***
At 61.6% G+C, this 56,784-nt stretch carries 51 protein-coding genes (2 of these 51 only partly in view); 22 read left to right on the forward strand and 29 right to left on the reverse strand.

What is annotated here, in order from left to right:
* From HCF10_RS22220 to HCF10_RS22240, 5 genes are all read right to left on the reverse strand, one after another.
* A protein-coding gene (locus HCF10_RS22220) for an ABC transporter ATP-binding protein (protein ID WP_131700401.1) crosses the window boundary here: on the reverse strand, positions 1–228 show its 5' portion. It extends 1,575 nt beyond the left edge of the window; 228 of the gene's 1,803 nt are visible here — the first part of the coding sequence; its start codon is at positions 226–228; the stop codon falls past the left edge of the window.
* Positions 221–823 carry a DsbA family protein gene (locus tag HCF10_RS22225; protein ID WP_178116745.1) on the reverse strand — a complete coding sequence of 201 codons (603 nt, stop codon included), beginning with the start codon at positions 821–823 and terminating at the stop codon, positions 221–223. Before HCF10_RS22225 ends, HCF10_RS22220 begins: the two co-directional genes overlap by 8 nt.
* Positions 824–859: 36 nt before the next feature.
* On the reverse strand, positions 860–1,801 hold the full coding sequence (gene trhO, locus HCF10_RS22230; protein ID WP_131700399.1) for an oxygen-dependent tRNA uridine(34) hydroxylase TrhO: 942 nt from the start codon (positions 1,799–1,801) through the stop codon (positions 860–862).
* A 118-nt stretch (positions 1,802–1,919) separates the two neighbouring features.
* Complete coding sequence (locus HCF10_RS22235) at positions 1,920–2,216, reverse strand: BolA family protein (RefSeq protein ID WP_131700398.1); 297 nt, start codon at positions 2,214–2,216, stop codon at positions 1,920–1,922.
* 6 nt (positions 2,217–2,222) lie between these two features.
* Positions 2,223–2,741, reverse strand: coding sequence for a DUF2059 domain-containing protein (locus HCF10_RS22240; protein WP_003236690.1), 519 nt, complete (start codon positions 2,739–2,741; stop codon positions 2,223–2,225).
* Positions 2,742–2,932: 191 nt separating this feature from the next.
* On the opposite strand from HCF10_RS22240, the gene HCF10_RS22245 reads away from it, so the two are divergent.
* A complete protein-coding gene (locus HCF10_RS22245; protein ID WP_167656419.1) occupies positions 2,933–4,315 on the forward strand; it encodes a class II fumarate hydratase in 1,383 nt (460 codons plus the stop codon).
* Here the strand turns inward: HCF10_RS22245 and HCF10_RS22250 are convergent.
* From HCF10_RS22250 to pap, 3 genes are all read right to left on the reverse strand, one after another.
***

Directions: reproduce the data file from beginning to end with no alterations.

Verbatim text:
At 61.6% G+C, this 56,784-nt stretch carries 51 protein-coding genes (2 of these 51 only partly in view); 22 read left to right on the forward strand and 29 right to left on the reverse strand.

What is annotated here, in order from left to right:
* From HCF10_RS22220 to HCF10_RS22240, 5 genes are all read right to left on the reverse strand, one after another.
* A protein-coding gene (locus HCF10_RS22220) for an ABC transporter ATP-binding protein (protein ID WP_131700401.1) crosses the window boundary here: on the reverse strand, positions 1–228 show its 5' portion. It extends 1,575 nt beyond the left edge of the window; 228 of the gene's 1,803 nt are visible here — the first part of the coding sequence; its start codon is at positions 226–228; the stop codon falls past the left edge of the window.
* Positions 221–823 carry a DsbA family protein gene (locus tag HCF10_RS22225; protein ID WP_178116745.1) on the reverse strand — a complete coding sequence of 201 codons (603 nt, stop codon included), beginning with the start codon at positions 821–823 and terminating at the stop codon, positions 221–223. Before HCF10_RS22225 ends, HCF10_RS22220 begins: the two co-directional genes overlap by 8 nt.
* Positions 824–859: 36 nt before the next feature.
* On the reverse strand, positions 860–1,801 hold the full coding sequence (gene trhO, locus HCF10_RS22230; protein ID WP_131700399.1) for an oxygen-dependent tRNA uridine(34) hydroxylase TrhO: 942 nt from the start codon (positions 1,799–1,801) through the stop codon (positions 860–862).
* A 118-nt stretch (positions 1,802–1,919) separates the two neighbouring features.
* Complete coding sequence (locus HCF10_RS22235) at positions 1,920–2,216, reverse strand: BolA family protein (RefSeq protein ID WP_131700398.1); 297 nt, start codon at positions 2,214–2,216, stop codon at positions 1,920–1,922.
* 6 nt (positions 2,217–2,222) lie between these two features.
* Positions 2,223–2,741, reverse strand: coding sequence for a DUF2059 domain-containing protein (locus HCF10_RS22240; protein WP_003236690.1), 519 nt, complete (start codon positions 2,739–2,741; stop codon positions 2,223–2,225).
* Positions 2,742–2,932: 191 nt separating this feature from the next.
* On the opposite strand from HCF10_RS22240, the gene HCF10_RS22245 reads away from it, so the two are divergent.
* A complete protein-coding gene (locus HCF10_RS22245; protein ID WP_167656419.1) occupies positions 2,933–4,315 on the forward strand; it encodes a class II fumarate hydratase in 1,383 nt (460 codons plus the stop codon).
* Here the strand turns inward: HCF10_RS22245 and HCF10_RS22250 are convergent.
* From HCF10_RS22250 to pap, 3 genes are all read right to left on the reverse strand, one after another.